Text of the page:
I paddled back upriver around 2 pm and fished the shade of the southern side of the river, picking up a few nice bass and missing some more. The wind had started to blow with the warming of the day. Leaves littered the river and of course the wind blew my kayak around a bit, but I enjoyed the warmth of the afternoon and the vibrant fall colors.
I gradually worked up the river, then hit another run and riffle and got a good workout pushing my little boat home. I had passed my home pool – a favorite wading spot and the home of my largest smallmouth bass – on the way down, but on the way back I decided to fish it a bit before continuing on to the takeout. The night before I had stopped here to gauge the fishing and was smitten. I caught a large fallfish, a nice walleye, a good northern with a fat belly, and two very nice smallmouth bass. And on this afternoon, my second cast and retrieve came to an abrupt stop…
I was fast to another quality smallmouth and this bass was a fighter. Once in hand and released, I fished the rest of the pool and missed a few fish. It was beginning to get late and I still had to paddle / wade and tow my boat another quarter mile, then pack it up and head home. So I left my honey hole and towed my kayak home.
The drive home was as pleasant as it gets. I had enjoyed a long day on a beautiful river with not another angler in sight and enjoyed only the company of a few bald eagles, osprey, mergansers, Canada geese, and mallards.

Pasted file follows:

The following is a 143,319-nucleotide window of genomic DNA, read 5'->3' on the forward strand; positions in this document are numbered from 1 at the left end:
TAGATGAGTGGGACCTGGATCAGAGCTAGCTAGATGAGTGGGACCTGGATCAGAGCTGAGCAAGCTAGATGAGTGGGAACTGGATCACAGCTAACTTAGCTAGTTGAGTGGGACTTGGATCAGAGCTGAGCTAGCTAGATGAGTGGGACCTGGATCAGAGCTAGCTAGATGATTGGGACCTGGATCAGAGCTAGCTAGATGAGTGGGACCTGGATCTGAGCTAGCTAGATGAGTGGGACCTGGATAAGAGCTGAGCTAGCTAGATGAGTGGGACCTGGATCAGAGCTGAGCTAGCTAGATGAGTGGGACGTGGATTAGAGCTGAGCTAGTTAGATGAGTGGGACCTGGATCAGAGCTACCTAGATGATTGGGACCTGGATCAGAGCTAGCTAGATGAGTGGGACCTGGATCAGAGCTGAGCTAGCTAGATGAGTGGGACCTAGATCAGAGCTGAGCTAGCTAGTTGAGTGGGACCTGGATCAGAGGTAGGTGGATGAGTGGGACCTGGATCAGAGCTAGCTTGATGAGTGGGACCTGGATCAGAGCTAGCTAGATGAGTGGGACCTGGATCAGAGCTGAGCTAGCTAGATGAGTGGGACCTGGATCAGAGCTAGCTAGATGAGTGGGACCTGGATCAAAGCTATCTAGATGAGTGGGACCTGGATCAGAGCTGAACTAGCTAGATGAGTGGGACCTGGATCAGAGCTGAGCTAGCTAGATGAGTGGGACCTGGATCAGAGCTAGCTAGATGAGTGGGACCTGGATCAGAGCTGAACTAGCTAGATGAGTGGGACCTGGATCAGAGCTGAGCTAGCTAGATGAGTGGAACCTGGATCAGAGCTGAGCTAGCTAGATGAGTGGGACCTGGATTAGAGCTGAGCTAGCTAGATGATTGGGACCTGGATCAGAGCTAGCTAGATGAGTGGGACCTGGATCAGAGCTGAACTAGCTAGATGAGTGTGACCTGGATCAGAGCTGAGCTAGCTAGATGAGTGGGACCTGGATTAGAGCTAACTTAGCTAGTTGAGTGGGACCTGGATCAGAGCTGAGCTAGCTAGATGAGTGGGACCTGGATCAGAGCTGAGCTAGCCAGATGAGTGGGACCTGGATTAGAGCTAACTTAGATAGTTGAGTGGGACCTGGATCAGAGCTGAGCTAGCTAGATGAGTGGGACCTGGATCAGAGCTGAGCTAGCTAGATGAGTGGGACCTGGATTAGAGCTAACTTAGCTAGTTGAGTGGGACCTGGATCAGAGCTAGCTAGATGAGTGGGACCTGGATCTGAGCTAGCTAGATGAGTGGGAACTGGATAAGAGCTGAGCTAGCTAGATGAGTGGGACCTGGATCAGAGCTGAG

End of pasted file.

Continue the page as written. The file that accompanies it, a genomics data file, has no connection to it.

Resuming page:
A soft warm breeze blew through my open windows as I smoked a cigar and drove through hills painted in hues of scarlet and gold. Winter was not far off, but for now I enjoyed one last dance with summer – and a flirt with fall. Long gone were wet wading days on the river, shirt-sleeved evening slogs on late summer evenings. I felt blessed and happy for having another year of fly fishing and for having one last shot at fish before the winter snows arrived. And I could almost hear fall’s siren call to fish of all kinds – the basses, pikes, salmonoids, and trout – hastening the feed for some in advance of winter, and sending others upriver to spawn and create another life-cycle all their own.